“Is…. Is there any way I can stay?” I peered up at her innocently. We locked eyes and I immediately knew her answer. I was playing my part well.
After taking a long overdue nap, I shuffled through the books in her desk. The lights in the hall were off, but I knew security must be patrolling the halls periodically and there were cameras in every corner. As much as I wanted to run away from this, I couldn’t. A good feeling had washed over me, anyway, after she had agreed to let me stay in her office. My odds weren’t great, but there was definitely a chance I could get away with this. So I shuffled through the books in her desk and came across the perfect resource: United States Center for Missing and Exploited Children. There was a phone number on the inside cover.
Six days later I was boarding a plane with Tina. Somehow, over the phone, I had managed to convince the woman at the US Center for Missing Children that I was a police officer in France. Then, I convinced the French police that I was Daniel Walker. And then I convinced a judge to let me go “back” to the United States. Because I am a minor, or at least everyone thinks I am, I had to have an escort. So then, Tina showed up, took one look at me, and was already so convinced that I was her brother, even I was surprised. Everyone else’s certainty had been so solid and overwhelming, that she didn’t even second-guess it. Even I started to believe I could be Daniel… but I wasn’t…. at all. I was just trying to survive and this was the only way I knew worked… at least, until now.
Tina’s shadow shifted as I stood silently against the wall of the hall closet. I had spent my whole life running and hiding, so you wouldn’t think this was so bad, but it was. It was really, really bad.
“The FBI might find out what we did to Daniel, mom. And if we let this guy go in for this interview, we are just going to let it happen. Can’t we deny their interview request?” Tina sounded desperate.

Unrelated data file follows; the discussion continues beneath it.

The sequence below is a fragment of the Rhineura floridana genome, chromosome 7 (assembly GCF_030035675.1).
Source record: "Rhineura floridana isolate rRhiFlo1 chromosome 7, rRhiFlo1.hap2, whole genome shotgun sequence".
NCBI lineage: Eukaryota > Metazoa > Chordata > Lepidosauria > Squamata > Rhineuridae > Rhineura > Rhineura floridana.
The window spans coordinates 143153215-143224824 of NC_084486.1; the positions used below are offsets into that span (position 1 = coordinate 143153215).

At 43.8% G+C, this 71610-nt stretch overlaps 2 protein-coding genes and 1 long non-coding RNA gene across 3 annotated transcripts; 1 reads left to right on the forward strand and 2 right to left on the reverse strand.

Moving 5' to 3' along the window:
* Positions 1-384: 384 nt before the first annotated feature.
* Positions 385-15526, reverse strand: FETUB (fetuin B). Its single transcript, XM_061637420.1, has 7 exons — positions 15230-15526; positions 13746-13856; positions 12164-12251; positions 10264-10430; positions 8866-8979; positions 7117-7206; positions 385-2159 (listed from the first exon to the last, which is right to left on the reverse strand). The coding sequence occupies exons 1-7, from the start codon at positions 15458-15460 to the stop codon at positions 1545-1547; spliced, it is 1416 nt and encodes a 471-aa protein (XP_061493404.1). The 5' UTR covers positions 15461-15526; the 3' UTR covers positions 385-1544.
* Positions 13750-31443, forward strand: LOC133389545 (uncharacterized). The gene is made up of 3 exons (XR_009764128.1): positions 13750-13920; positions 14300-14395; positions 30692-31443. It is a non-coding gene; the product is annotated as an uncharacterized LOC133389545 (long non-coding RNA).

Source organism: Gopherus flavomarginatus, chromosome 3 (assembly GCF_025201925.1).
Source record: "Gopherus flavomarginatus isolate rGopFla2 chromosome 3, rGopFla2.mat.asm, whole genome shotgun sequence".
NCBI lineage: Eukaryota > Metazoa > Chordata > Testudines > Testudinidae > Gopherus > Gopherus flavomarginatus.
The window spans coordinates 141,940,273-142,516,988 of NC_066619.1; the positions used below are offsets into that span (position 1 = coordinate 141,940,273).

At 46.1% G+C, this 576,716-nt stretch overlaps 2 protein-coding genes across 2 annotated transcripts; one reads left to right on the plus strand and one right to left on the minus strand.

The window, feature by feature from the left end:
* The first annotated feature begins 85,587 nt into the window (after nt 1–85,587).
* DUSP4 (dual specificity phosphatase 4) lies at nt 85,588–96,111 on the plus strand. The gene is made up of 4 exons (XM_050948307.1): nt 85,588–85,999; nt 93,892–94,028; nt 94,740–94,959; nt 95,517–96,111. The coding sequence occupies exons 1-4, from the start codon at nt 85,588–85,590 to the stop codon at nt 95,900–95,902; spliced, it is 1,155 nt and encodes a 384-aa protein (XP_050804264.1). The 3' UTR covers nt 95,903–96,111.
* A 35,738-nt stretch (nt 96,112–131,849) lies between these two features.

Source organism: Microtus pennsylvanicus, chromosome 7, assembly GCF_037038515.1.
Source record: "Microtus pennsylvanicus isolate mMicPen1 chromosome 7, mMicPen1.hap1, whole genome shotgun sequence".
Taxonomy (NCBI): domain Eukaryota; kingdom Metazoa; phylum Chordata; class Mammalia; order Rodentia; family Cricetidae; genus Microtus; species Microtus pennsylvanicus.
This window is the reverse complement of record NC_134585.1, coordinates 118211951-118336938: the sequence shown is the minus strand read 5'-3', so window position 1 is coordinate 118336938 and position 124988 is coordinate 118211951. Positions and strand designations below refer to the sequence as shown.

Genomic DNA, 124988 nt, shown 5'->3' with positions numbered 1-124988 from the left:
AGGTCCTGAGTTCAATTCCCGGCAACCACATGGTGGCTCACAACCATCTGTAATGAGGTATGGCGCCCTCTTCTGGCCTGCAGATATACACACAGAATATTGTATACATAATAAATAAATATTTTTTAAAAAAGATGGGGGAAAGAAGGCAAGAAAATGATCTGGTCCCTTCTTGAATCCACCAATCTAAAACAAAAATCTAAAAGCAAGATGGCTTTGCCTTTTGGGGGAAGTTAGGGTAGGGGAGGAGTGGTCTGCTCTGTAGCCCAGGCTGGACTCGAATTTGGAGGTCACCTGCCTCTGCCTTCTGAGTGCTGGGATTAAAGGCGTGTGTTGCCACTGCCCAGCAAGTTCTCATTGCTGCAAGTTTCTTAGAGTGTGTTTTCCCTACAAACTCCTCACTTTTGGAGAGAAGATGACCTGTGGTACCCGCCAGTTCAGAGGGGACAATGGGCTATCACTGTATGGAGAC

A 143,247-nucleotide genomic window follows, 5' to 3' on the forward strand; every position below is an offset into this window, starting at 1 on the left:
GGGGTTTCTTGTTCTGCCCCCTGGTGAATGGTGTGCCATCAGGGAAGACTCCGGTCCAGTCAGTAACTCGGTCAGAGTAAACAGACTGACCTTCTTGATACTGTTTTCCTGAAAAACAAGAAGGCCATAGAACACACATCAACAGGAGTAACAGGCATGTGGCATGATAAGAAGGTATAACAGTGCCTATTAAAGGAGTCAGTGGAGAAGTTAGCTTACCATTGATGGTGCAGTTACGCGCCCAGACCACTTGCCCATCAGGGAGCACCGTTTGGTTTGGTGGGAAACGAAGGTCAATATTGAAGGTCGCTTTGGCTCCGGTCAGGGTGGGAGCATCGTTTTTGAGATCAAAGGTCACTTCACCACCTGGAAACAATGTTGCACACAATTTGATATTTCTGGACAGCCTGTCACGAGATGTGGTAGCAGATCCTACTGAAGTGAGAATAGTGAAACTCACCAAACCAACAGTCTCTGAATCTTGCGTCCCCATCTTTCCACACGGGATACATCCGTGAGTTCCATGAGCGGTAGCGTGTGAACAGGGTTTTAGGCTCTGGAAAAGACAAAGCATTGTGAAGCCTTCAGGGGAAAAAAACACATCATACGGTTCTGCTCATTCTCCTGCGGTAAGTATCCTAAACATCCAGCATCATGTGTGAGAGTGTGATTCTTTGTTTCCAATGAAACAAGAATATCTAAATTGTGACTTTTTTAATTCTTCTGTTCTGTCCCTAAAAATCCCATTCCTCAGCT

“Honey, it’s the FBI. You can’t deny something like that. But if we just pretend to be clueless, what’s the harm? For all they know, we’re just the innocent, traumatized family of a missing child who got taken advantage of by a con artist.”
There was a knock on the door. They were here to collect me. Karen and Tina’s footsteps marched solidly down the hallway and to the front to answer it, at which point, I crawled out of the closet, shaking. My body was thinking faster than my brain and, fearing for my life, I was suddenly running, full sprint, to the door as it opened.
I knew how to run- I’d been running my entire life, but this time was different. For the first time ever, I was running TO the police and I had never felt this sense of safety in a sprint before. Fireworks went off in my head, I’m sure from excitement. Only they weren’t fireworks… and they weren’t in my head. I suddenly fell to the floor, my entire body numb. The officer, who I recognized from the last visit, looked down at me with his jaw slack and eyes wide, while his partner requested aid over the radio, “Oh my God! I’m so sorry kiddo- you just can’t- SO sorry, but you can’t run at an officer like that! I thought you were armed, oh my God.”
“My name…,” I started.
“Yes, Daniel. I know your name. Just try to keep still. The paramedics should be here soon. Just stay with me, Daniel,” replied the panicked officer, placing his gloved hands over my wound. It stung at his touch, but was less painful than I ever imagined a gunshot wound would be.
“No…. my name is Frederic.”